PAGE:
A goodly number of books this month, helped along by the day in bed reading on 1/1/10. This was a good month for reading and I suspect many of these books will appear at the end of 2010 book awards.
“Gloriously Gruesome Suspense…” said the Staff Pick bookmark inserted in this book. Boy, does that hit the nail on the head. Still, I devoured it, gruesome though it was. How could I not? It’s written by the woman I think of as my “older sister” (a theoretical relationship similar to the one I have with my “movie boyfriend” Edward Norton) and the book is set firmly in actual, recognizable Portland.
The serial killer/murder mystery is not really my genre (aside from the book couple–Kenzie/Gennaro–I want to marry) and I suspect this story might be a tiny bit predictable. I had to skip entire pages of text because I don’t do torture. Still, aside from those things, how could I not love a book set in my born-again home town, with a main character subletting a condo not far from where I work and dialogue such as this:
“Archie will explain. He’s downstairs in the car. I couldn’t find a fucking place to park. Your neighborhood is awash with ambling Yuppies.”
Can I really refer to a gruesome, disturbing book as delightful? With my soft spot for Chelsea Cain, indeed I can.
Laura Ingalls Wilder: A writer’s life
Pamela Smith Hall
I undoubtedly know about this book because the author is a Portlander, but I would have found it anyway. I tend to read everything I come across that has to do with Wilder.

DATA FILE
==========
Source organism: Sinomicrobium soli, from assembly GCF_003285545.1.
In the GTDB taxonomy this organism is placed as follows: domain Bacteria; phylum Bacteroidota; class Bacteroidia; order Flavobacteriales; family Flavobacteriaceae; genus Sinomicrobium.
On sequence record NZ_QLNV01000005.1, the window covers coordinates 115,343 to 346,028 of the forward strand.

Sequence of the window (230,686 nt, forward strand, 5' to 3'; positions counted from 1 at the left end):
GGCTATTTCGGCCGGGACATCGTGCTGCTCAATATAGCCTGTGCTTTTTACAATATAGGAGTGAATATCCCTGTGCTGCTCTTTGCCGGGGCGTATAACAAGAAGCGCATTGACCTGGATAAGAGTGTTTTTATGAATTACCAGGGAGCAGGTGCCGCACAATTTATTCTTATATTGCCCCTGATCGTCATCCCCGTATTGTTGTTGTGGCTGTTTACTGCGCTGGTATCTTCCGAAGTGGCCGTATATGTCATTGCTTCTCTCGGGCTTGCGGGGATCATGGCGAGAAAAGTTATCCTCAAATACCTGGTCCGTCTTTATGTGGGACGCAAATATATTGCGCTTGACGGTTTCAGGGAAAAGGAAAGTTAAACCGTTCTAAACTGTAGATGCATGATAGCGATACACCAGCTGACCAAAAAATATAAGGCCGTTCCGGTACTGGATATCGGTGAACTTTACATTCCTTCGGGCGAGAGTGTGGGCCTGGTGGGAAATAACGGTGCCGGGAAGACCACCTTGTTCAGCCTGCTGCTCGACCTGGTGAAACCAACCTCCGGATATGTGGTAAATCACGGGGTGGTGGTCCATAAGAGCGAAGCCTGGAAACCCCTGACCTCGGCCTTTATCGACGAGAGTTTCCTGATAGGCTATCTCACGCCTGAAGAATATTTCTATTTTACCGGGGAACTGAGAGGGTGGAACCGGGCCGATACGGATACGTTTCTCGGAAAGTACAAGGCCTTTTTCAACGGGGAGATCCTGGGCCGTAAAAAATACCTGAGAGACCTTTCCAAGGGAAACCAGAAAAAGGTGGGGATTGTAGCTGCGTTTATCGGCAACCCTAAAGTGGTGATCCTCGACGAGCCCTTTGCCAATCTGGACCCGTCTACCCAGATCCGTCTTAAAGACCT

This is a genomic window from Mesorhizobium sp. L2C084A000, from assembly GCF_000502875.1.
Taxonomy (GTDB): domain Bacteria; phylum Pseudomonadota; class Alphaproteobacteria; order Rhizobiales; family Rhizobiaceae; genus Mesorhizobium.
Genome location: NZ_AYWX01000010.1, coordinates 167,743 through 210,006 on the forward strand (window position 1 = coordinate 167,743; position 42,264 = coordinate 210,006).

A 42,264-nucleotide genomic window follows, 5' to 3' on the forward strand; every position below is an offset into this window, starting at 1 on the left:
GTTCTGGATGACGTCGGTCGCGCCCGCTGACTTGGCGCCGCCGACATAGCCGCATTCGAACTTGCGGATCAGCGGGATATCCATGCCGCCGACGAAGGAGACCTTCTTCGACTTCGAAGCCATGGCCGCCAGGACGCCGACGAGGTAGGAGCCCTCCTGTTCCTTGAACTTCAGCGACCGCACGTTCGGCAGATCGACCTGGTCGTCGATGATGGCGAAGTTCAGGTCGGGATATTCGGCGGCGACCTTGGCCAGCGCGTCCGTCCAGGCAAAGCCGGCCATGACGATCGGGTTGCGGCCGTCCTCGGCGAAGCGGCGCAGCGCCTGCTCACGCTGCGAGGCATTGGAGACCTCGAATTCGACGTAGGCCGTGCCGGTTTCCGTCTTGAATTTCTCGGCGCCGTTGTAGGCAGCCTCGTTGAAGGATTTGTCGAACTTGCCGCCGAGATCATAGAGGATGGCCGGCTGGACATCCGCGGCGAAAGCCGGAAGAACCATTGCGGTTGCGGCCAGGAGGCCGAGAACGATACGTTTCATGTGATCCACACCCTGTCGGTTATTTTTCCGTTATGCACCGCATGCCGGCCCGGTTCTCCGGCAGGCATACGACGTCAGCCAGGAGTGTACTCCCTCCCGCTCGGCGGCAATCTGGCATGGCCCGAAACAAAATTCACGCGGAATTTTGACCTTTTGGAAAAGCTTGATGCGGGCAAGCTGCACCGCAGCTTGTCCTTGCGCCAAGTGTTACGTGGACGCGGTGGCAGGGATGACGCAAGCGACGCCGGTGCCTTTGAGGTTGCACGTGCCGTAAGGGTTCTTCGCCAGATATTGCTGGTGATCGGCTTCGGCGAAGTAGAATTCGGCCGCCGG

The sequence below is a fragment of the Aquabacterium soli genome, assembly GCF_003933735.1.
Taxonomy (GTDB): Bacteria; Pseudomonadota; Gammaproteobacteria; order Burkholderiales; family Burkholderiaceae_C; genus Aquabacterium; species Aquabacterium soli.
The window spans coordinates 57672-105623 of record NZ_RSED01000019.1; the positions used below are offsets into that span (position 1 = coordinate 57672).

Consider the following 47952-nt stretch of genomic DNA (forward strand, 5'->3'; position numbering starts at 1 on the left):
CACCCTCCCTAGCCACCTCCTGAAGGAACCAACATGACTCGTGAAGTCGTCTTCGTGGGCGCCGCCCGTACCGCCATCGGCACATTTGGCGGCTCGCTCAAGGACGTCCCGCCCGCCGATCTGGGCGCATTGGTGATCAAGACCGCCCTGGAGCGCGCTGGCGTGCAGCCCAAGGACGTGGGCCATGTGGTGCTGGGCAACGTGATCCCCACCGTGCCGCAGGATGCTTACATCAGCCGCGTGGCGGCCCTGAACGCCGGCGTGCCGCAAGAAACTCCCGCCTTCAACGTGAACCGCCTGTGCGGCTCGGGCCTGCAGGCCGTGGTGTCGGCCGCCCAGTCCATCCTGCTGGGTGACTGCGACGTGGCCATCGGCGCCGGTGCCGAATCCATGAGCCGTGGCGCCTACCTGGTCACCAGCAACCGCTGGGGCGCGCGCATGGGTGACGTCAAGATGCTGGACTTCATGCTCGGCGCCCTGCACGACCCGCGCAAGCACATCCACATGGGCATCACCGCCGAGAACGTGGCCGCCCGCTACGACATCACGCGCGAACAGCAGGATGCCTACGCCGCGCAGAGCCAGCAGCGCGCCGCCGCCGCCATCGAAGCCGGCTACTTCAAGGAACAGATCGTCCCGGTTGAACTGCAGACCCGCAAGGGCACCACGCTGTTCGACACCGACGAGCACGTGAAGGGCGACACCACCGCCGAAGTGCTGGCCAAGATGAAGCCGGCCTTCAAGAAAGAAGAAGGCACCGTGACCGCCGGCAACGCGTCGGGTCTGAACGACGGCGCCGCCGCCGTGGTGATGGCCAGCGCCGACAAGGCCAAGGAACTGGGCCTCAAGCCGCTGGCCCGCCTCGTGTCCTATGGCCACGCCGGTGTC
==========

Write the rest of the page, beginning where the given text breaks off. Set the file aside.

This was a very readable, accessible book that traces Wilder’s journey as a writer and seems specifically to have been written to discount the theories that some authors have put forth that Wilder’s daughter Rose Wilder Lane wrote the Little House Series.
I had discounted those theories already as they seemed to overlook the writing career Wilder had before she began her famous series. The book follows Wilder’s life chronologically, and, in her early years, compares and contrasts Wilder’s unpublished autobiographical manuscript Pioneer Girl with details in the Little House series. This in itself was interesting.
A teacher at my school was annoyed at her student teacher for labeling the Little House series as fiction. “They are autobiography!” she firmly stated. I kept quiet, and wondered just how they are shelved at the official library. I have read enough to know that her books are not the whole truth of her life. Hill does an excellent job of highlighting the changes Wilder made to her own story to establish the mythos of her family–her experiences, heightened by her story telling and shaped by her and her daughter’s editing, have become the pioneer experience for millions of people across the world.
The other point gleaned from this book is to have a tough hide if your own daughter is your editor. Wilder and Lane were close, but Lane rejected the life her mother chose–leaving it as soon as she could. Hill provides evidence, again and again, of a mother daughter relationship probably familiar to many. It is a relationship both close and strained, and Lane comes across as a ruthless editor, unsparing of her mother’s feelings.
Still, the two remained close throughout their lives and their work together provided a series that has probably done more than any other to shape my world view. The book provides a nice bibliography for me to plunder, and has me wondering why, aside from the unspeakable television series, the story of the Ingalls family has never been adapted for the silver screen. Also, is there a good biography of Rose Wilder Lane?